• I am the president of a UK business group
  • I co-founded a well-known travel retailer
  • I am the chair of file sharing company WeTransfer

The answer can be found at the bottom of the page.

Business in Brief

Everything you need to know

1. UK shop prices fell between May and June and were little changed from last year, according to sector data that suggests the next government will benefit from a sharp easing in the cost-of-living crisis. Annual inflation dropped to only 0.2 per cent last month, down from 0.6 per cent in May and the lowest since October 2021, according to the new figures from the British Retail Consortium and research firm NielsenIQ. You can read more here.

2. Sainsbury’s has maintained its profit outlook despite a slowdown in sales in the first quarter, weighed down by weaker trading in its Argos division. The UK’s second-largest grocer said it continued to expect to deliver underlying operating profit of between £1.01bn and £1.06bn in the year ahead, an increase of between 5 per cent and 10 per cent compared to last year. Read more here.

3. A planned strike next week by workers at the Port Talbot steel plant owned by Tata has been suspended, amid union hopes of talks over future investment at the site in south Wales. Britain’s biggest steel producer warned workers last week that it could halt operations at the plant earlier than planned because Unite’s industrial action risked the safety of the site. You can read more here.

4. Revolut reported record profits last year as the UK fintech reaped the rewards from higher interest rates and an aggressive expansion plan. The London-based company revealed it made a pre-tax profit of £438m in 2023, up from a loss of £25m the previous year. Its revenues almost doubled to £1.8bn. You can read more here.

5. Rupert Murdoch’s Fox Corporation is entering the UK’s highly competitive free, ad-supported video streaming market. Tubi has been quickly gaining market share in the US where, according to Fox, it has almost 80 million monthly active users. In the UK, the platform will offer more than 20,000 films and TV series. You can read more here.

Business Quotes

Inspiration from leaders

“Success is no accident. It is hard work, perseverance, learning, studying, sacrifice and most of all, love of what you are doing or learning to do.”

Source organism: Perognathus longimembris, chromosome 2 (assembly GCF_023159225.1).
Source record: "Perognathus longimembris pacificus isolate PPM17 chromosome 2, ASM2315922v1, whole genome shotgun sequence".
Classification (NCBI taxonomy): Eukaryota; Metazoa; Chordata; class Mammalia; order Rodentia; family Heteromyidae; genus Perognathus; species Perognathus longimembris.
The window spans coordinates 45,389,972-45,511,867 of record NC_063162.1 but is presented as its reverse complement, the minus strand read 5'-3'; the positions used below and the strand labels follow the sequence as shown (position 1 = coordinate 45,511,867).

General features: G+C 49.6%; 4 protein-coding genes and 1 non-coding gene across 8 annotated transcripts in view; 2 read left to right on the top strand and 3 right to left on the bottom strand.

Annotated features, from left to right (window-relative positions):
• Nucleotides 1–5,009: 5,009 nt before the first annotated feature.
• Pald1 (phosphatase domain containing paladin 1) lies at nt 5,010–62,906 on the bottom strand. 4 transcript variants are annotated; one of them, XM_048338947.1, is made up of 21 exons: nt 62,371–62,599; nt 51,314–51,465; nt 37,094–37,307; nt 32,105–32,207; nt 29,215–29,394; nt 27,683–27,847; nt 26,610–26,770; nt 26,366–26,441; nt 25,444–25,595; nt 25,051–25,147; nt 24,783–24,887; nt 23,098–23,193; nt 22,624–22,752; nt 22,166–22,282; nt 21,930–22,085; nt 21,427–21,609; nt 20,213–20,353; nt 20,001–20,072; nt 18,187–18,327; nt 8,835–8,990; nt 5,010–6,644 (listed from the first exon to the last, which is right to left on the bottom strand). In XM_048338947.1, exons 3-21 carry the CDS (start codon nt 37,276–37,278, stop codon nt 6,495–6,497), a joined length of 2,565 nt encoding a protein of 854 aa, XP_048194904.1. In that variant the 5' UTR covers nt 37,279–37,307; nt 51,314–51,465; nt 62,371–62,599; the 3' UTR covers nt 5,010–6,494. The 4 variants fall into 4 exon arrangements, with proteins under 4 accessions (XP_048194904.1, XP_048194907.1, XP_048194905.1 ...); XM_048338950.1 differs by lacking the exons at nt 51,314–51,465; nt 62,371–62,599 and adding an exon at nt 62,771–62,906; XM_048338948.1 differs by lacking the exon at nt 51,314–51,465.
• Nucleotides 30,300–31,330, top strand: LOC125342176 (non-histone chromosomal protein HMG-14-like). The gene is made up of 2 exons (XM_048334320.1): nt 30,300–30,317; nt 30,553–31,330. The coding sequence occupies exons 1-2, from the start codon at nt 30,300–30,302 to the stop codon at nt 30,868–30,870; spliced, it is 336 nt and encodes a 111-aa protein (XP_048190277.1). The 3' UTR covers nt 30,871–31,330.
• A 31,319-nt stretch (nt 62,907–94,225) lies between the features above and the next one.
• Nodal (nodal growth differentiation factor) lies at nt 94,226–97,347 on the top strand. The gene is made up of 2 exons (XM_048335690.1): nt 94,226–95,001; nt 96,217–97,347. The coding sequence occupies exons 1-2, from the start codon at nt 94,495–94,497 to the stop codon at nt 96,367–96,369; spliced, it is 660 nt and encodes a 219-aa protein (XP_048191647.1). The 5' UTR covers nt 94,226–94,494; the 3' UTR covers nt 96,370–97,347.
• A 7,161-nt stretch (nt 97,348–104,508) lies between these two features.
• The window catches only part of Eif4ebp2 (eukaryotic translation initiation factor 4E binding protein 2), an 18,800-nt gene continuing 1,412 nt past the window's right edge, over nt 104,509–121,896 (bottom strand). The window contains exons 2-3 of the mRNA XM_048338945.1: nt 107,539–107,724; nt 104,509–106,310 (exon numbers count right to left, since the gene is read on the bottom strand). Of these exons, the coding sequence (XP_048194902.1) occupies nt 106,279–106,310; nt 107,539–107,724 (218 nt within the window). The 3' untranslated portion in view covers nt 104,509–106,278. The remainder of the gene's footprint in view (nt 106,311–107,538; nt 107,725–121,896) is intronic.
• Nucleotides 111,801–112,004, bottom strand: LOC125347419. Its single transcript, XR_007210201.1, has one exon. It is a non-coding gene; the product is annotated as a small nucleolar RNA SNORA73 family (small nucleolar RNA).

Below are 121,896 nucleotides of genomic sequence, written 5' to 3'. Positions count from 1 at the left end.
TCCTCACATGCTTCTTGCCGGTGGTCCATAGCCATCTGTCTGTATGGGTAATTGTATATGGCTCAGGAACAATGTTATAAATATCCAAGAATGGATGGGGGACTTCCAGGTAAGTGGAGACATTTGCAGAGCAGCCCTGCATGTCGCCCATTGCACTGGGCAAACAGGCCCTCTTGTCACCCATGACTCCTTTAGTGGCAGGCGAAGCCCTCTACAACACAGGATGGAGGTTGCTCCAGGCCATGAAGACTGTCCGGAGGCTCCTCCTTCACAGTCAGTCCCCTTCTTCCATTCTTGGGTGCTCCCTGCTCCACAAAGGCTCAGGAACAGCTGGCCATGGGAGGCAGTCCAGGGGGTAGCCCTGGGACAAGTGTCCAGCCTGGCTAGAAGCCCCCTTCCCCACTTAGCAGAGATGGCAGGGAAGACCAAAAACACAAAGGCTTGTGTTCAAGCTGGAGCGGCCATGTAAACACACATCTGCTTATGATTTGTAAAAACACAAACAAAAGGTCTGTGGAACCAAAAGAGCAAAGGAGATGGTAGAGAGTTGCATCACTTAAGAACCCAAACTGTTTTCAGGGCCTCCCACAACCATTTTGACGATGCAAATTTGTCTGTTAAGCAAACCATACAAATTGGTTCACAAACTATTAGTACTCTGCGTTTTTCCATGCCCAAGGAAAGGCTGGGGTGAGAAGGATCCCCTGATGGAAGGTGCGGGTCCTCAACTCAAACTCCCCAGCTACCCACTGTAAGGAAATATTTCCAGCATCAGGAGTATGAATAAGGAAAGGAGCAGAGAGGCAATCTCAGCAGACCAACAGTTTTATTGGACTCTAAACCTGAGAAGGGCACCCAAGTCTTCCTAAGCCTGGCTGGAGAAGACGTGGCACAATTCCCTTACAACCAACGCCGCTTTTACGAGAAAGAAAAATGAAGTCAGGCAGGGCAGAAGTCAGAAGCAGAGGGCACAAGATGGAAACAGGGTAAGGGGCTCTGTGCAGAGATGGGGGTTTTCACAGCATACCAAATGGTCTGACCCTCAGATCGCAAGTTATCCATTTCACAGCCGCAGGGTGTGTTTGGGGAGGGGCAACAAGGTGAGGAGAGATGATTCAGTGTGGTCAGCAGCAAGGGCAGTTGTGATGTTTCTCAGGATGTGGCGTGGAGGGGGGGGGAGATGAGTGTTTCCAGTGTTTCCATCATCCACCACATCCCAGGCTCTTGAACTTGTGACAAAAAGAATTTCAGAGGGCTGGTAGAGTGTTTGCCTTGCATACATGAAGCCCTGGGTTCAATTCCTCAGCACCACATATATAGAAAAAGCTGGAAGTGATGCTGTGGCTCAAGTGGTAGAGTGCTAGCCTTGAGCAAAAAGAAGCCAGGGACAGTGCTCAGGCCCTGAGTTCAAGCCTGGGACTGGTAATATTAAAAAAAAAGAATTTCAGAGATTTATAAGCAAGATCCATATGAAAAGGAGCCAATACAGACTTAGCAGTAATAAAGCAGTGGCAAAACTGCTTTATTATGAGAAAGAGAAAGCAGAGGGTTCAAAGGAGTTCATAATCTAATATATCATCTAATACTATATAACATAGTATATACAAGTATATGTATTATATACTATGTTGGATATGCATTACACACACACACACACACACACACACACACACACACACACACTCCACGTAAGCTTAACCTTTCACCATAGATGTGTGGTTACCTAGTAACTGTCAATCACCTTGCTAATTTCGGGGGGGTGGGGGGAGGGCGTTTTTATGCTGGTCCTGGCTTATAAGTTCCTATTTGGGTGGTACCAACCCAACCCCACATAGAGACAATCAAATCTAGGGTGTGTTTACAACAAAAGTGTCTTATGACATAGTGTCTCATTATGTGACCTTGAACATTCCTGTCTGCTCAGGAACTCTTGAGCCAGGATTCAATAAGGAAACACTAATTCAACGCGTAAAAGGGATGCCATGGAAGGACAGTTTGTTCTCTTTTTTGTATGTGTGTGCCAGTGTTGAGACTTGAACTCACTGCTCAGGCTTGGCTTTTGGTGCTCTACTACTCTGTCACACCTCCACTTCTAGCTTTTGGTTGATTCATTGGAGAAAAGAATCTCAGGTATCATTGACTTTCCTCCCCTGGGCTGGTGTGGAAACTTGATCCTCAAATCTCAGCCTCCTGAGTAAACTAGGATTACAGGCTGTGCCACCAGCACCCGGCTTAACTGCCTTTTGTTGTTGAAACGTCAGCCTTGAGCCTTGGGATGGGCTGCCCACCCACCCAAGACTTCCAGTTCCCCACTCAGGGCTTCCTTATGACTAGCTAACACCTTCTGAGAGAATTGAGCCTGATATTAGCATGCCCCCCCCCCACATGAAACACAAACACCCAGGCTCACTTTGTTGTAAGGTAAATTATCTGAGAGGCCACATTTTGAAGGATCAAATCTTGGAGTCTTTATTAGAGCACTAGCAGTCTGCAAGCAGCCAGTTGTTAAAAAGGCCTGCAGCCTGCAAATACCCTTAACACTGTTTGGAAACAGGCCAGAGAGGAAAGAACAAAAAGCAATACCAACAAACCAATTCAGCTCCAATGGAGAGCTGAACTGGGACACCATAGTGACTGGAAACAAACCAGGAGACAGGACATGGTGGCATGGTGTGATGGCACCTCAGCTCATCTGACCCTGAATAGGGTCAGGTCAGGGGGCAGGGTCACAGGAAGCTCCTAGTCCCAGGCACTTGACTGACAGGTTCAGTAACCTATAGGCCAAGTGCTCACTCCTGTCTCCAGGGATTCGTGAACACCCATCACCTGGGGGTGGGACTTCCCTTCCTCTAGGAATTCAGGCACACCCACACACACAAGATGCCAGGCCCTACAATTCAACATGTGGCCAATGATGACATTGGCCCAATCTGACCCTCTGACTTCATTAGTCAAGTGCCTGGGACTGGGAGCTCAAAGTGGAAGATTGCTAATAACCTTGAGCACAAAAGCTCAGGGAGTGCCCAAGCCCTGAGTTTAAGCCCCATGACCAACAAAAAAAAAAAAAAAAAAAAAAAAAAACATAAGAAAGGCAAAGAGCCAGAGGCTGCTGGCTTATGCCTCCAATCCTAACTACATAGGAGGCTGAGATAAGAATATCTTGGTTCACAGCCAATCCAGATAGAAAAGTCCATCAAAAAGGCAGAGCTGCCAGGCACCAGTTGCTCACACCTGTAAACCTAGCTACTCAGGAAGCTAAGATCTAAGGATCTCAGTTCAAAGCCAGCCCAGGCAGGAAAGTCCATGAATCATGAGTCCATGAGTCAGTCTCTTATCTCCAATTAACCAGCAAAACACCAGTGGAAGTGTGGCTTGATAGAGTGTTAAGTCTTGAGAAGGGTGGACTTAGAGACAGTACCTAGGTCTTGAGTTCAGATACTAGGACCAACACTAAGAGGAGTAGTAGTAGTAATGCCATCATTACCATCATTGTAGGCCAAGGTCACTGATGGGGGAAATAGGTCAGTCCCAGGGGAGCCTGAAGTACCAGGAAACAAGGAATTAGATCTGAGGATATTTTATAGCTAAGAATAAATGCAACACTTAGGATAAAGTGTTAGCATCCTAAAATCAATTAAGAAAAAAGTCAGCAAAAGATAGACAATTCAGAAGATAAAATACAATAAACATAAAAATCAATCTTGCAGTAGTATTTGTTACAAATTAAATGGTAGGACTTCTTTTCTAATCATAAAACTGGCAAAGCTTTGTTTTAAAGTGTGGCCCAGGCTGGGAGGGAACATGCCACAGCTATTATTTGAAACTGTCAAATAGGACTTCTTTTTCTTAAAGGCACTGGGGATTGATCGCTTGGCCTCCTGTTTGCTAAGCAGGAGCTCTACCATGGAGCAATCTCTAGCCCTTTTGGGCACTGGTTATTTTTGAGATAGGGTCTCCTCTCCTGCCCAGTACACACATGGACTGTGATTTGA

– Pelé

Business Thinker

Ideas on the future of business and leadership

1. 📉 Echoes of dotcom bubble haunt AI-driven US stock market 📉

2. 🎓 Britain’s famed universities near a financial cliff 🎓

3. 💻 A WFH ‘culture war’ has broken out across Europe, with the UK leading the charge 💻

And finally…

Cristiano Ronaldo is consoled by teammates at the end of the first half of extra time during the UEFA EURO 2024 round of 16
(Image: Alex Grimm/Getty Images)

Portugal barely beat the team ranked 57th in the world last night as they took on Slovenia at the Euros. The sides played out a nil-nil draw in normal time, meaning the game went to extra time, when Cristiano Ronaldo missed a penalty in the 105th minute.

The Portuguese captain was in floods of tears between the halves in extra time and was seen by the world’s cameras being consoled by his teammates. Such a display of emotion is rarely displayed during a game, especially from one of the best players of all time. Yet he still stepped up to take the first penalty in the shootout, which Portugal won.

“He’s an example for us,” Portugal coach Roberto Martinez said afterwards. “Those emotions [after missing the penalty] were incredible. He doesn’t need to care that much after the career he has had and everything he has achieved. After missing the penalty, he was the first penalty taker [in the shootout]. I was certain he had to be first and show us the way to victory. The way he reacted is an example and we’re very proud.”

It’s a show of resilience many could learn from. You can read more in The Athletic here.

The answer to today’s Business Question is Martha Lane Fox.